Video shows US Marshal fatally shooting attacking defendant in courthouse
The Department of Justice wanted the video kept under seal over concerns it could lead to retaliatory gang violence
By Brady McCombs
SALT LAKE CITY — Dramatic video released Monday shows a U.S. marshal firing four times at close range at a defendant inside a Utah federal courthouse after he rushed the witness stand, jumped and swung with a pen at a shackled witness who barely backed out of the way.
The 24-second footage from the 2014 gang-related racketeering trial was released after a media coalition including The Associated Press argued it was a public record in an important police use-of-force case.
The video shows defendant Siale Angilau, a 25-year-old member of the Tongan Crip gang, calmly rising from his seat beside his attorney during the witness testimony and grabbing his lawyer's pen.
As someone yells, "whoa, whoa, whoa" but before any officers could react, Angilau sprinted toward the witness and leaped with his right arm cocked overhead with the pen in hand.
The man jumped back to avoid being hit as Angilau fell feet-first over the front of the witness stand.
That's when the unidentified U.S. marshal shot Angilau four times.
A woman cried out in horror while other law enforcement in suits ran toward the witness stand. Angilau's defense attorney jumped under a desk while prosecutors stood in shock.
A bailiff swiftly moved to block the entrance to the front of the court and pointed at people in the gallery and told them to stay still with his right hand on his holstered weapon.
"Get on the ground," someone yelled in the direction of Angilau.
"Drop the pen. Drop the pen out of your hand," yelled an officer standing over Angilau.
As U.S. District Judge Tena Campbell was escorted out of the courtroom, someone called 911 at the end of the released video.
The unidentified U.S. marshal was cleared of any wrongdoing shortly after the shooting. Lynzey Donahue, a spokeswoman for the Marshals Service, said in a statement the video "demonstrates how quickly violence can erupt, in any situation." She said the FBI cleared the officer of any wrongdoing and that a review board found the use of force was within agency policy.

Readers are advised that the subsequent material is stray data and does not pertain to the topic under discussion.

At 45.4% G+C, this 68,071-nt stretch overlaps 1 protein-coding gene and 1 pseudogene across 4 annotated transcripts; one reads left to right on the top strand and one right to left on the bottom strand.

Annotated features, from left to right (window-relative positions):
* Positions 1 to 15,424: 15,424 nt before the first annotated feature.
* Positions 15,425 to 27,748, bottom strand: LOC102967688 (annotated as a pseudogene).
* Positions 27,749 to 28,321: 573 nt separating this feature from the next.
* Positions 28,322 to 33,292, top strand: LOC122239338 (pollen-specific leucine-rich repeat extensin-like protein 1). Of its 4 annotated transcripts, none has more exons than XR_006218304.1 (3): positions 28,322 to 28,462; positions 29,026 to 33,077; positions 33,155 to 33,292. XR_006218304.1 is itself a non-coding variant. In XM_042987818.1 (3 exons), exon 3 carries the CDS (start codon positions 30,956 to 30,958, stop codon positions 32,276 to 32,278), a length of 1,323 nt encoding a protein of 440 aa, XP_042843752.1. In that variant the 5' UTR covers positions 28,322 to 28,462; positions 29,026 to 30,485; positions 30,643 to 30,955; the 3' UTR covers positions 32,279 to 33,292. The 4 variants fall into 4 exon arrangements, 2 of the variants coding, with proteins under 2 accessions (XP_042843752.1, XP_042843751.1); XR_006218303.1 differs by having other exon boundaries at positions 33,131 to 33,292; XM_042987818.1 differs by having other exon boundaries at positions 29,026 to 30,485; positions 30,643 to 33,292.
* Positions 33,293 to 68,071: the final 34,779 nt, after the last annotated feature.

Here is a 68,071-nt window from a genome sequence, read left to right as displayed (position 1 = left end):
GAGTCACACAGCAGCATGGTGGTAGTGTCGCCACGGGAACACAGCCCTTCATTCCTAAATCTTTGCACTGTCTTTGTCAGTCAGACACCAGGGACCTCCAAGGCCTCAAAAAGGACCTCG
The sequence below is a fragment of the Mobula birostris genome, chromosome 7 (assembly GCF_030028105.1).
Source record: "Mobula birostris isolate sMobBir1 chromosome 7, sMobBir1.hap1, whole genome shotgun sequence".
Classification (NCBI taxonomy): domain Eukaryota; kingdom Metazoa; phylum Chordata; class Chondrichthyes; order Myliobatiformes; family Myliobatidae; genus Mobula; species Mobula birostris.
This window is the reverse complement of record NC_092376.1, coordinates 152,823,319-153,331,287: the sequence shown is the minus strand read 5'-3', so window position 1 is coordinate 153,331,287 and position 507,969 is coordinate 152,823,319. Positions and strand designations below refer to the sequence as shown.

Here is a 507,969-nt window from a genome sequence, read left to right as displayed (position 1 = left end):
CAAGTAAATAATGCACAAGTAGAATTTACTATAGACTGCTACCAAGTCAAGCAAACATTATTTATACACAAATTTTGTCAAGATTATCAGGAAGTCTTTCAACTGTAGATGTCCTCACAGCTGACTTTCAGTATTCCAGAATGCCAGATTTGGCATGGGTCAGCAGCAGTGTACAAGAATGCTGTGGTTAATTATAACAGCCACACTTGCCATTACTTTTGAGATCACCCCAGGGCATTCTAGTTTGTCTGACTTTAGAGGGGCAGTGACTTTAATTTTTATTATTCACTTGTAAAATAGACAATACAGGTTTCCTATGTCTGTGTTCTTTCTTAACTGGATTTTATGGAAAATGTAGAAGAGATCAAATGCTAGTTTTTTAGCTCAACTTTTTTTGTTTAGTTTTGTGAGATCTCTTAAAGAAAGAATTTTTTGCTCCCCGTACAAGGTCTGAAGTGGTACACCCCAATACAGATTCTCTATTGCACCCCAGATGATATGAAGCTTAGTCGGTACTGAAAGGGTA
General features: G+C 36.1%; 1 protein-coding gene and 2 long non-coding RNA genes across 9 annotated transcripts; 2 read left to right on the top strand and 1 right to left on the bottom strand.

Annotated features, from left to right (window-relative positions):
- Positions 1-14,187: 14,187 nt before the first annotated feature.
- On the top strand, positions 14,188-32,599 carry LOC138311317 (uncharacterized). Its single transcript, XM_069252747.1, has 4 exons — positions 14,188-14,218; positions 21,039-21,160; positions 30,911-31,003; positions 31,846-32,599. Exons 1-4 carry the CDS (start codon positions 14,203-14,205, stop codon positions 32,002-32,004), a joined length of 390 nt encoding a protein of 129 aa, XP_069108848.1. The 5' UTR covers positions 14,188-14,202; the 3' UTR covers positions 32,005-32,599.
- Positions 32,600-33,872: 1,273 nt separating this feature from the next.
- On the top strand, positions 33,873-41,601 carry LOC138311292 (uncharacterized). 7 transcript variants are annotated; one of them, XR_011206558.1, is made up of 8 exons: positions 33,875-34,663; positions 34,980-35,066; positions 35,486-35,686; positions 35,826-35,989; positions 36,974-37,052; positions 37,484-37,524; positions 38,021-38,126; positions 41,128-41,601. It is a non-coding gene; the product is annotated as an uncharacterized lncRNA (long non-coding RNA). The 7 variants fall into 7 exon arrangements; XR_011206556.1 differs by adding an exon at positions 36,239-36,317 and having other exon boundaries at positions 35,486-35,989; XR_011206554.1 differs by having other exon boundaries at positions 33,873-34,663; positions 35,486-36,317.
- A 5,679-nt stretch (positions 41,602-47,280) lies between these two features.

Donahue also pointed to a ruling Friday from U.S. District Judge John Dowdell when he dismissed the Angilau's family's wrongful death suit, citing the video as proof that the U.S. marshal who is referred to as Jane Doe in his ruling acted reasonably. The family argued Angilau only had a pen and the four shots fired were excessive.
"Having carefully reviewed the video of Mr. Angilau's swift flight from counsel table, his vault over the witness stand with pen in hand, and his attempt to violently attack the shackled witness, the court has little difficulty determining that (Jane) Doe's use of force to immediately stop Angilau's attack was objectively reasonable under the totality of the circumstances," Dowdell wrote.
The Angilau family attorney, Bob Skyes, offers a contradictory point of view. He said the video shows that the marshal "panicked" and should have used other methods to subdue Angilau. He points out that Angilau was already down on the ground for the final three shots and that a courtroom full of officers could have stopped him to stop him before he harmed anyone with the pen.
"There was no need to use deadly force," Sykes said. "They weren't entitled to use the death penalty on him for an assault."
Sykes said the Angilau family hasn't decided if they'll appeal the ruling throwing out the wrongful death lawsuit.
Angilau was one of 17 people named in a 2010 indictment accusing Tongan Crip members of assault, conspiracy, robbery and weapons offenses. He was the last defendant in the case to stand trial, with previous defendants being sentenced to 10 to 30 years in prison.
A mistrial was declared after the shooting.
The Department of Justice wanted the video kept under seal over concerns it could lead to retaliatory gang violence. Faces of the judge, attorneys and jurors are blurred out. The agency declined comment Monday about the release of the video.
The media coalition including the AP fought for several years with government attorneys to have the video released publicly, arguing that the shooting raised questions about police use of force and upholding the principle of open courts.
Department of Justice attorneys said the media organizations wanted the video to "sell newspapers."